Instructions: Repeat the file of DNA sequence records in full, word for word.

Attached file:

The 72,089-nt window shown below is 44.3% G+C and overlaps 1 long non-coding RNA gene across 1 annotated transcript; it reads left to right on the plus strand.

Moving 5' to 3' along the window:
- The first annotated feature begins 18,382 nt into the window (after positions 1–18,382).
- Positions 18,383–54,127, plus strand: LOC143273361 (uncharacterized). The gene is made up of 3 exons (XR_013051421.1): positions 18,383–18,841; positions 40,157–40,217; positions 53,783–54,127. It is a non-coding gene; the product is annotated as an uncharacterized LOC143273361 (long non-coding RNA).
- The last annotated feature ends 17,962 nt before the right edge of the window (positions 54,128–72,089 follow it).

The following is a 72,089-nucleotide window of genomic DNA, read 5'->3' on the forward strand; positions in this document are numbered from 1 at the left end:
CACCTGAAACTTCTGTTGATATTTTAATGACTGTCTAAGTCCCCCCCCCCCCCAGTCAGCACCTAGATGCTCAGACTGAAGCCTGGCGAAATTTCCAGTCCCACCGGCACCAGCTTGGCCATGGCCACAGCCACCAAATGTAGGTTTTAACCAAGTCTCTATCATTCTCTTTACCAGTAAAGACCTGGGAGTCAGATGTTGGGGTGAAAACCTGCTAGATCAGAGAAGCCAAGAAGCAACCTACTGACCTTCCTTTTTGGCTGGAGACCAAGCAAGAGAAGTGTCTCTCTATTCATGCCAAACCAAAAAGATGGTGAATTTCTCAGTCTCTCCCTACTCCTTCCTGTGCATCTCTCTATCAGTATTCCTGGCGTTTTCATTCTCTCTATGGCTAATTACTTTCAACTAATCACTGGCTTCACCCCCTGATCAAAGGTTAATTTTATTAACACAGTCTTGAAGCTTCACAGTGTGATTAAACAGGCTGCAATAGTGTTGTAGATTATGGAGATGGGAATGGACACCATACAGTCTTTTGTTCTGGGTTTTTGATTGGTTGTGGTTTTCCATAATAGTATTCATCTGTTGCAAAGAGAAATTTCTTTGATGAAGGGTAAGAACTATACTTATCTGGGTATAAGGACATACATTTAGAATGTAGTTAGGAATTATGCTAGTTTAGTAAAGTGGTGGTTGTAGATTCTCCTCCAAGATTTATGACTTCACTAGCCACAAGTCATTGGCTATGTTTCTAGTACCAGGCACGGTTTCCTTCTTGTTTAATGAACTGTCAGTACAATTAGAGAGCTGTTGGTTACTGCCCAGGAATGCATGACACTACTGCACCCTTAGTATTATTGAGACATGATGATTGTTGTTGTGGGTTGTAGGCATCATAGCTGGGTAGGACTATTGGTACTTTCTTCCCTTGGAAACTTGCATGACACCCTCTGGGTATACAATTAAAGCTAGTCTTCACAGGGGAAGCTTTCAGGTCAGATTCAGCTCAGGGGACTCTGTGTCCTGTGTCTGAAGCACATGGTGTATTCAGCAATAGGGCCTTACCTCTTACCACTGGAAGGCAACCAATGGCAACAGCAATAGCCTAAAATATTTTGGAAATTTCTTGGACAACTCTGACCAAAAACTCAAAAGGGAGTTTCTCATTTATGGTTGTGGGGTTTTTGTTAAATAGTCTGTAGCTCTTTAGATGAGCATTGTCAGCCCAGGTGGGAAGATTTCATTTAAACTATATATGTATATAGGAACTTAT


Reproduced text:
The 72,089-nt window shown below is 44.3% G+C and overlaps 1 long non-coding RNA gene across 1 annotated transcript; it reads left to right on the plus strand.

Moving 5' to 3' along the window:
- The first annotated feature begins 18,382 nt into the window (after positions 1–18,382).
- Positions 18,383–54,127, plus strand: LOC143273361 (uncharacterized). The gene is made up of 3 exons (XR_013051421.1): positions 18,383–18,841; positions 40,157–40,217; positions 53,783–54,127. It is a non-coding gene; the product is annotated as an uncharacterized LOC143273361 (long non-coding RNA).
- The last annotated feature ends 17,962 nt before the right edge of the window (positions 54,128–72,089 follow it).

The following is a 72,089-nucleotide window of genomic DNA, read 5'->3' on the forward strand; positions in this document are numbered from 1 at the left end:
CACCTGAAACTTCTGTTGATATTTTAATGACTGTCTAAGTCCCCCCCCCCCCCAGTCAGCACCTAGATGCTCAGACTGAAGCCTGGCGAAATTTCCAGTCCCACCGGCACCAGCTTGGCCATGGCCACAGCCACCAAATGTAGGTTTTAACCAAGTCTCTATCATTCTCTTTACCAGTAAAGACCTGGGAGTCAGATGTTGGGGTGAAAACCTGCTAGATCAGAGAAGCCAAGAAGCAACCTACTGACCTTCCTTTTTGGCTGGAGACCAAGCAAGAGAAGTGTCTCTCTATTCATGCCAAACCAAAAAGATGGTGAATTTCTCAGTCTCTCCCTACTCCTTCCTGTGCATCTCTCTATCAGTATTCCTGGCGTTTTCATTCTCTCTATGGCTAATTACTTTCAACTAATCACTGGCTTCACCCCCTGATCAAAGGTTAATTTTATTAACACAGTCTTGAAGCTTCACAGTGTGATTAAACAGGCTGCAATAGTGTTGTAGATTATGGAGATGGGAATGGACACCATACAGTCTTTTGTTCTGGGTTTTTGATTGGTTGTGGTTTTCCATAATAGTATTCATCTGTTGCAAAGAGAAATTTCTTTGATGAAGGGTAAGAACTATACTTATCTGGGTATAAGGACATACATTTAGAATGTAGTTAGGAATTATGCTAGTTTAGTAAAGTGGTGGTTGTAGATTCTCCTCCAAGATTTATGACTTCACTAGCCACAAGTCATTGGCTATGTTTCTAGTACCAGGCACGGTTTCCTTCTTGTTTAATGAACTGTCAGTACAATTAGAGAGCTGTTGGTTACTGCCCAGGAATGCATGACACTACTGCACCCTTAGTATTATTGAGACATGATGATTGTTGTTGTGGGTTGTAGGCATCATAGCTGGGTAGGACTATTGGTACTTTCTTCCCTTGGAAACTTGCATGACACCCTCTGGGTATACAATTAAAGCTAGTCTTCACAGGGGAAGCTTTCAGGTCAGATTCAGCTCAGGGGACTCTGTGTCCTGTGTCTGAAGCACATGGTGTATTCAGCAATAGGGCCTTACCTCTTACCACTGGAAGGCAACCAATGGCAACAGCAATAGCCTAAAATATTTTGGAAATTTCTTGGACAACTCTGACCAAAAACTCAAAAGGGAGTTTCTCATTTATGGTTGTGGGGTTTTTGTTAAATAGTCTGTAGCTCTTTAGATGAGCATTGTCAGCCCAGGTGGGAAGATTTCATTTAAACTATATATGTATATAGGAACTTAT